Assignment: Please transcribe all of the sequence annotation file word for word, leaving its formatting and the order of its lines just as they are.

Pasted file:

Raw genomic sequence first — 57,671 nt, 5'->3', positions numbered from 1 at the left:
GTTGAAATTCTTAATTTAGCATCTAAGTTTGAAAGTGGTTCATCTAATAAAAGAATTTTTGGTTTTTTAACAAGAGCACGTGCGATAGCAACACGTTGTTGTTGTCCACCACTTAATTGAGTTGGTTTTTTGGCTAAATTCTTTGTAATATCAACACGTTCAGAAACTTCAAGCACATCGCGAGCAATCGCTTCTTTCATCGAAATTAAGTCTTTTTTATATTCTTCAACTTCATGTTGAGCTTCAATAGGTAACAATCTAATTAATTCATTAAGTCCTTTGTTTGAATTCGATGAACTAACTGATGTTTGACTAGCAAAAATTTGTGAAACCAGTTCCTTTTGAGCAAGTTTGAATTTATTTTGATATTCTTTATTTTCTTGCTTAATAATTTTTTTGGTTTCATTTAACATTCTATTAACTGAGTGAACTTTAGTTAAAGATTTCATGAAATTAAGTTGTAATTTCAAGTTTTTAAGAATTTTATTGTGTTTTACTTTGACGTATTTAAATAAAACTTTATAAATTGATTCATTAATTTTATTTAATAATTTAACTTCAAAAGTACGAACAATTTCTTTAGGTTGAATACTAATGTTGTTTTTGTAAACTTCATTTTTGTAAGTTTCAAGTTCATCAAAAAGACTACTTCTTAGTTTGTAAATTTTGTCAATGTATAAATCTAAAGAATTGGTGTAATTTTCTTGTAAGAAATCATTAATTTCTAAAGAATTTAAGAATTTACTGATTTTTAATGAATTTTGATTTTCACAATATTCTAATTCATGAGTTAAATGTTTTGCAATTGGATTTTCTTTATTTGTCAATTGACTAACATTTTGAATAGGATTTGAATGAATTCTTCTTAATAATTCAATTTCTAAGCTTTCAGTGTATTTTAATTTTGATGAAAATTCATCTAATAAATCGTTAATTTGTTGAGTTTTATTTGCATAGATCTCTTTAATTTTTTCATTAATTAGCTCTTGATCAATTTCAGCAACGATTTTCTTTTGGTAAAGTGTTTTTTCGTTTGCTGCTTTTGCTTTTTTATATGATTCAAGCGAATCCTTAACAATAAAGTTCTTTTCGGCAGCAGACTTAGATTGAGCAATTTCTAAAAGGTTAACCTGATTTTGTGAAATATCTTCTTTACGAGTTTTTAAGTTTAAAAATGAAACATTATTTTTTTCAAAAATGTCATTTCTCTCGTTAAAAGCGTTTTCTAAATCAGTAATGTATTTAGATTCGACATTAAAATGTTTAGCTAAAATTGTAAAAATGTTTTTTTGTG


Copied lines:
Raw genomic sequence first — 57,671 nt, 5'->3', positions numbered from 1 at the left:
GTTGAAATTCTTAATTTAGCATCTAAGTTTGAAAGTGGTTCATCTAATAAAAGAATTTTTGGTTTTTTAACAAGAGCACGTGCGATAGCAACACGTTGTTGTTGTCCACCACTTAATTGAGTTGGTTTTTTGGCTAAATTCTTTGTAATATCAACACGTTCAGAAACTTCAAGCACATCGCGAGCAATCGCTTCTTTCATCGAAATTAAGTCTTTTTTATATTCTTCAACTTCATGTTGAGCTTCAATAGGTAACAATCTAATTAATTCATTAAGTCCTTTGTTTGAATTCGATGAACTAACTGATGTTTGACTAGCAAAAATTTGTGAAACCAGTTCCTTTTGAGCAAGTTTGAATTTATTTTGATATTCTTTATTTTCTTGCTTAATAATTTTTTTGGTTTCATTTAACATTCTATTAACTGAGTGAACTTTAGTTAAAGATTTCATGAAATTAAGTTGTAATTTCAAGTTTTTAAGAATTTTATTGTGTTTTACTTTGACGTATTTAAATAAAACTTTATAAATTGATTCATTAATTTTATTTAATAATTTAACTTCAAAAGTACGAACAATTTCTTTAGGTTGAATACTAATGTTGTTTTTGTAAACTTCATTTTTGTAAGTTTCAAGTTCATCAAAAAGACTACTTCTTAGTTTGTAAATTTTGTCAATGTATAAATCTAAAGAATTGGTGTAATTTTCTTGTAAGAAATCATTAATTTCTAAAGAATTTAAGAATTTACTGATTTTTAATGAATTTTGATTTTCACAATATTCTAATTCATGAGTTAAATGTTTTGCAATTGGATTTTCTTTATTTGTCAATTGACTAACATTTTGAATAGGATTTGAATGAATTCTTCTTAATAATTCAATTTCTAAGCTTTCAGTGTATTTTAATTTTGATGAAAATTCATCTAATAAATCGTTAATTTGTTGAGTTTTATTTGCATAGATCTCTTTAATTTTTTCATTAATTAGCTCTTGATCAATTTCAGCAACGATTTTCTTTTGGTAAAGTGTTTTTTCGTTTGCTGCTTTTGCTTTTTTATATGATTCAAGCGAATCCTTAACAATAAAGTTCTTTTCGGCAGCAGACTTAGATTGAGCAATTTCTAAAAGGTTAACCTGATTTTGTGAAATATCTTCTTTACGAGTTTTTAAGTTTAAAAATGAAACATTATTTTTTTCAAAAATGTCATTTCTCTCGTTAAAAGCGTTTTCTAAATCAGTAATGTATTTAGATTCGACATTAAAATGTTTAGCTAAAATTGTAAAAATGTTTTTTTGTG